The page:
I'm Different From You, and I Hope That's OK

Though I experience same-sex attraction at times, I do not identify as homosexual or lesbian. Actually, I don't talk about it much; I often wonder how people get into conversations that lead them to discus things like that. It doesn't often happen in my world. In any case, as I was sharing something on one of my social media pages that really encouraged me, it also occurred to me that there are others who may see the image or articles and feel alienated. So, I wanted to take a minute to address it.

I love stories from people who've been freed from homosexuality. They are often extreme and exciting conversion stories that give me a special sense of hope. They speak to me, confirming that God is at work, remarkably, all around us and all the time. Often his working is private, personal, and we just don't know. I find this incredibly encouraging.

The issue of SSA is complex, and I don't intend to address it here. As I may have mentioned before, I consider it a symptom of dysfunction. Having other symptoms of chronic mental illness has probably helped me in this. I know that I can't trust my own view of things implicitly. At times I think my neighbors are all conspiring against me. I consider myself capable of things I cannot physically do. I see things that aren't always there. I have to regularly remind myself of what is in fact real; often, this includes remembering I am a woman and not a man.

God is at work, remarkably, all around us and all the time. Often his working is private, personal, and we just don't know. And I find this incredibly encouraging.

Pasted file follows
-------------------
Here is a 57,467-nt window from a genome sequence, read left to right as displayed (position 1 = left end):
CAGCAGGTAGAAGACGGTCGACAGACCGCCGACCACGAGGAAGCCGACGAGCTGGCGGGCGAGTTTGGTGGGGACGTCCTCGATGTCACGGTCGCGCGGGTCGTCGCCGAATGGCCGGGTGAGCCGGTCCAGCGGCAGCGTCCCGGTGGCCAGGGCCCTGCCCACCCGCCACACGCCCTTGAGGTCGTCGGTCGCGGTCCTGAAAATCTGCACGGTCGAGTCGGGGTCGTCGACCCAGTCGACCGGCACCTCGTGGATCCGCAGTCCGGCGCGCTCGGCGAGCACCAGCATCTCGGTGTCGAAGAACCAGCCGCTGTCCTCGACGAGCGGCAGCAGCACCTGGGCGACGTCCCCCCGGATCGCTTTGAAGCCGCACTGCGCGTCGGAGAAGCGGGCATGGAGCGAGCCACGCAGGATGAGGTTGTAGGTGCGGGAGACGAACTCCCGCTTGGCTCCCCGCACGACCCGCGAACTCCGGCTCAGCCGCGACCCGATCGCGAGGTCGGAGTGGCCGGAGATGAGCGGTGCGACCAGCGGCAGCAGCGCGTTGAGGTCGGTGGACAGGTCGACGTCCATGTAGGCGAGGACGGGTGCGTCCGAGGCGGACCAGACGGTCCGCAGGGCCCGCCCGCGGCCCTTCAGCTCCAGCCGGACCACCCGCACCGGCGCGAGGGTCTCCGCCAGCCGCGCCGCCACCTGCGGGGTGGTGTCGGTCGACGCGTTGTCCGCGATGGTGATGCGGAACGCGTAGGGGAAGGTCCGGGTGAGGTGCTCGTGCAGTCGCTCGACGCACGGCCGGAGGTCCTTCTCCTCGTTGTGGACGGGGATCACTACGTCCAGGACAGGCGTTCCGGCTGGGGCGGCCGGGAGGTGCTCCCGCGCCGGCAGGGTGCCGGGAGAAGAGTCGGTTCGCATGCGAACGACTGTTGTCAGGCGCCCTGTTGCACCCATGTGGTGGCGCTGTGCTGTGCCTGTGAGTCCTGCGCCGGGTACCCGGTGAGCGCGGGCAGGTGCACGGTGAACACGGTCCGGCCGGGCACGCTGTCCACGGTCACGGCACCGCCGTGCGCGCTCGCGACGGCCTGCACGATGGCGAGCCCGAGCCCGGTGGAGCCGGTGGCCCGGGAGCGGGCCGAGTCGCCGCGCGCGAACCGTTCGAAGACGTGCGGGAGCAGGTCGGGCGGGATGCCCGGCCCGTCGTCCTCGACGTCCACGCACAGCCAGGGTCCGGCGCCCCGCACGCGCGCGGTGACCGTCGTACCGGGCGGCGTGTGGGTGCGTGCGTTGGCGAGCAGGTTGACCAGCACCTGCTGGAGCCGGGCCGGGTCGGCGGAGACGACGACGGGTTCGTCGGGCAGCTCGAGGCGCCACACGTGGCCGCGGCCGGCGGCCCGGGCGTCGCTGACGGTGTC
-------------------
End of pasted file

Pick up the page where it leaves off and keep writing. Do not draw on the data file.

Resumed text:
It is worth mentioning that though I disagree with sexual disorders as identities, I regularly come across hateful statements and mindsets that I do not align with at all. Our disagreement, though serious, gives me no right to label someone a "freak." Lesbian, gay, trans-male, uncertain -- you're not a freak, and neither am I.

When I hear of worries about treatments like so-called conversion therapy, I am always reminded of the muddy history of psychiatry and psychotherapy. Not long ago showing signs of mental illness, any mental illness, made you a danger. Even now, the idea of requiring psychiatric treatment, especially in-patient, brings up ideas of Arkham-like asylums, padded rooms, and straight jackets. Any talk of electroconvulsive therapy (ECT) requires a preface because everyone thinks of the awful shock treatments of 50 years ago that are depicted in movies. It's stigma, sometimes grounded in real, harmful experience, and treatments for gender dysfunctions are not immune.

It's stigma, sometimes grounded in harmful experience, and treatments for gender dysfunctions are not immune.

I used the word experience above instead of struggle deliberately even though both are appropriate. When the sexualization of relationships is generally a problem, the word struggle is a better fit, but there is nothing about being same-sex attracted that is particularly difficult of itself. Regardless of preferences, outside of your spouse (or prospective spouse to some extent) relationships have little to no sexual element anyway. So, it follows that SSA would only be a significant struggle for you if your many platonic relationships were somehow sexualized. For me sometimes it's an issue, and sometimes it isn't -- usually aligning with my mood changes.

It's freeing, really, being able to interact with others without caring so much about attraction. I remember in school how exceptional it was, and still now, I highly value the safety of monogamy. It allows me to interact and relate in real and personal ways with men and women I know who are friends, neighbors, coworkers,and other acquaintances without wondering about them being potential mates. Attraction makes no difference in daily life -- outside of plain lust and all the complications it always brings.

And lust is lust.